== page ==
The title says it all! When coming up with health and nutrition goals, focus on one nutrition or lifestyle concern at a time.
Nutrition and lifestyle goals sitting in a tree: K-I-S-S-I-N-G. First comes patience. Then comes consistency. Then comes the healthy groceries in the grocery store carriage. Okay, that’s not exactly how the children’s song went. But, when it comes to goal setting, it’s important to kiss—keep it super simple. After all, multi-tasking is doing multiple things at the same time, poorly.
And remember – while January tends to be the key time for new goals, don’t let this restrict you! Every day is a great day to plan to reach a new goal.
If the resolution is to eat more lean meats, low-fat milk, calcium-rich foods, and whole grains, you don’t have to tackle them all at once! Selecting a single behavior to focus on can help prevent feeling overwhelmed and instead enable sustainable changes for the long-haul. Don’t wait; try the goal development exercise later in this article with the kids to take that step today toward a happier, healthier family!
When coming up with health goals, remember that healthy lifestyle changes happen over time, not overnight. Keep nutrition simple by choosing one change, learning more about it, and then incorporating it into your family’s eating habits. Once a small behavior alteration gets mastered, take the next step forward!
You have to walk before you can run. Sprinting too quickly towards a healthier lifestyle can leave you burnt out, frustrated, and slipping back to your old ways. So, it’s critical to be realistic with your intended changes! Take an inventory of your current lifestyle behaviors and habits to identify areas that have room for improvement. Then, hone in on a particular change to start your family journey towards a healthier and happier lifestyle.
Step 1: Come Up With One Health or Nutrition-Related Goal
Not sure where to focus your goals? Check out these healthful ideas:
- Find ways to add more color to you and your kids’ meals! Focus your objective on ways to add fruits and vegetables with vibrant, distinct colors. Each different color comes packed with its own unique “fight-o-nutrients” and health benefits. Spark interest in your colorful mealtime creations by including your little ones in the cooking process. It will not only improve their health, but it’s a simple way to hold everyone accountable.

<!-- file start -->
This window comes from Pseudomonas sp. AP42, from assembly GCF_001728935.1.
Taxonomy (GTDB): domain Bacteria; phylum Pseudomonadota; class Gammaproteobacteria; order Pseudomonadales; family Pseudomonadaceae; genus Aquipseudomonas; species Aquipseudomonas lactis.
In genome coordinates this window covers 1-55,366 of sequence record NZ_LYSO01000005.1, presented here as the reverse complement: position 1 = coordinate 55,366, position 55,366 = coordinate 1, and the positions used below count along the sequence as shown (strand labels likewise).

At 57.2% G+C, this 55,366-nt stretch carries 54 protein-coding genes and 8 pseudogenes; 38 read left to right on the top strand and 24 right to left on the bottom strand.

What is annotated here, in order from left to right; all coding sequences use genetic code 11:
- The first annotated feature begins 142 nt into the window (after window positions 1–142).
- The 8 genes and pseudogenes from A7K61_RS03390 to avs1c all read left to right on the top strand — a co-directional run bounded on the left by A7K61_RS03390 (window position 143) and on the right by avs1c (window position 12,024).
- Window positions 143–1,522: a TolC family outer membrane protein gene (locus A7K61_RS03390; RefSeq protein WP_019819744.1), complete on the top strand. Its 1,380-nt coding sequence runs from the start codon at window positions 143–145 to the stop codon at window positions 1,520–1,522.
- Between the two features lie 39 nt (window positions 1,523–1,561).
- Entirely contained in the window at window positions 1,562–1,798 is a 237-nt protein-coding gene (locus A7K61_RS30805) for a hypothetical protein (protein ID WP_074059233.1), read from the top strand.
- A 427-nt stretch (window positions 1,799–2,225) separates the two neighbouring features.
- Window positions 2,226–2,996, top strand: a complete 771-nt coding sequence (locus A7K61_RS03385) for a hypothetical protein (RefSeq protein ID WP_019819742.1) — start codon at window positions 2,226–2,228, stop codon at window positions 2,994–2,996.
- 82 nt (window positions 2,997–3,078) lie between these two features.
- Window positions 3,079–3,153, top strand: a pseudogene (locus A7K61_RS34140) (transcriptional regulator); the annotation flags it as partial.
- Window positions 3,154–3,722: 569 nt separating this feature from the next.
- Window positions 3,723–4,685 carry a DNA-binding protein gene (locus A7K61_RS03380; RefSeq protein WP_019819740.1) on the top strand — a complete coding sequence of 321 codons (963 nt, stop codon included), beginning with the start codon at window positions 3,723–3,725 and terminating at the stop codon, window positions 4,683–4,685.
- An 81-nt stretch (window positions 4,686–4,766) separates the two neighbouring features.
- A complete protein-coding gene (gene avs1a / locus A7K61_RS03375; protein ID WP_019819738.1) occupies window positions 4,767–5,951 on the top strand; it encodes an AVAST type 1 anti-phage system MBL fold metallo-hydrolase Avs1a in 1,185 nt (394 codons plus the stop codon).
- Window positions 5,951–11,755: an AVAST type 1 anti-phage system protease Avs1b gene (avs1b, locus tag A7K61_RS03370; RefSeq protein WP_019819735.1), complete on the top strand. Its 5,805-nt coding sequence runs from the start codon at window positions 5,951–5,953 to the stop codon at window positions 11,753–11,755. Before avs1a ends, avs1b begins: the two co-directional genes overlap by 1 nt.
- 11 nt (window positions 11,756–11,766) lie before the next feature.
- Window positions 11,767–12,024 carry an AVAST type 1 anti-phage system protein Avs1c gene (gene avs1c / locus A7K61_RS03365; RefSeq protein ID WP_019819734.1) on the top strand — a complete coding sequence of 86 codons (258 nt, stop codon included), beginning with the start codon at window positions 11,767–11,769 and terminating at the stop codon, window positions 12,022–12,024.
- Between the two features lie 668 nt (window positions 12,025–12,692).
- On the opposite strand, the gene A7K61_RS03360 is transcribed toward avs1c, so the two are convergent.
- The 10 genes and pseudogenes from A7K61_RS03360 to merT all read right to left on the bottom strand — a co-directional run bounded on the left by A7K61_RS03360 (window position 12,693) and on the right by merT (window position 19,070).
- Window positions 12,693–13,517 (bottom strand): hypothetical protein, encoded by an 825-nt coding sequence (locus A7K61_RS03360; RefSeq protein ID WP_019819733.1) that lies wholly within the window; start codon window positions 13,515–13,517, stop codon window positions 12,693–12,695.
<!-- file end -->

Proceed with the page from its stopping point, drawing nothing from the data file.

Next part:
- Identify areas in your eating patterns where there is room for improvement. These could be high-calorie processed snacks, skipping breakfast, or consuming excess empty calorie foods. Make a list of behaviors you would like to change and order them by their level of priority. Then, brainstorm the qualities and actions that are necessary to make this change happen.
- Find ways to add more movement into your days! Don’t simply jump into an hour-long advanced fitness class or hard-core personal training if exercise is a new developing habit. If kids have never exercised before, Crossfit may not be the best starting point! Instead, add 10-minute bursts of physical activity, and work up to 30 to 60 minutes a day. You can even opt for something enjoyable like a family bike ride. Small changes make a big difference. Have a family brainstorming session to think of fun-filled indoor or outdoor games to help keep the family active.
Step 2: Evaluate Your Goal
Ask yourself the following questions:
Is this goal realistic for me and the kids to achieve?
While it’s great to dream big, sometimes we bite off more than we could chew. If that’s the case, there is no shame in reevaluating your goal and modifying it to something more feasible to accomplish. Don’t worry if your adjusted change seems small— starting small is okay! You can create a new goal once you achieve the first one.
What’s my timeframe?
Pick a timeframe to reach your goal that can help you stay on track! Make sure to choose one that is reasonable for you and your family.
Is my goal specific enough?
Making specific goals can make it easier for you and your family to put them into action and be successful. For instance, saying that you want to increase your physical activity is too broad. Instead, make it more specific, such as with the example below.
Broad Goal: I will increase the amount of time I exercise on a regular basis.
Specific Goal: I will go for a 30-minute walk with the kids after dinner five days a week, from Monday through Friday.
Who can I enlist to support me and keep me on track?
Social support is another key ingredient to successfully achieving your goals. While your goal may be a solo mission, it takes teamwork to make the dream work. Brainstorm on how to involve friends or family to increase accountability, motivation, and support to keep on track. For instance, If you have a friend that also wants to start walking more, set up regular exercise dates to help each other succeed! Or, get the whole family involved and go on regular after-dinner walks together. Getting your partner or kids on board will improve their health, too!
After taking these questions into consideration and reformulated your goal:
- Write it down.
- Post your goal in a place where you will see it every day, to motivate you to keep at it! You can always change or modify your plan as needed.
- Once you succeed, come up with a new goal and keep riding that positive change train!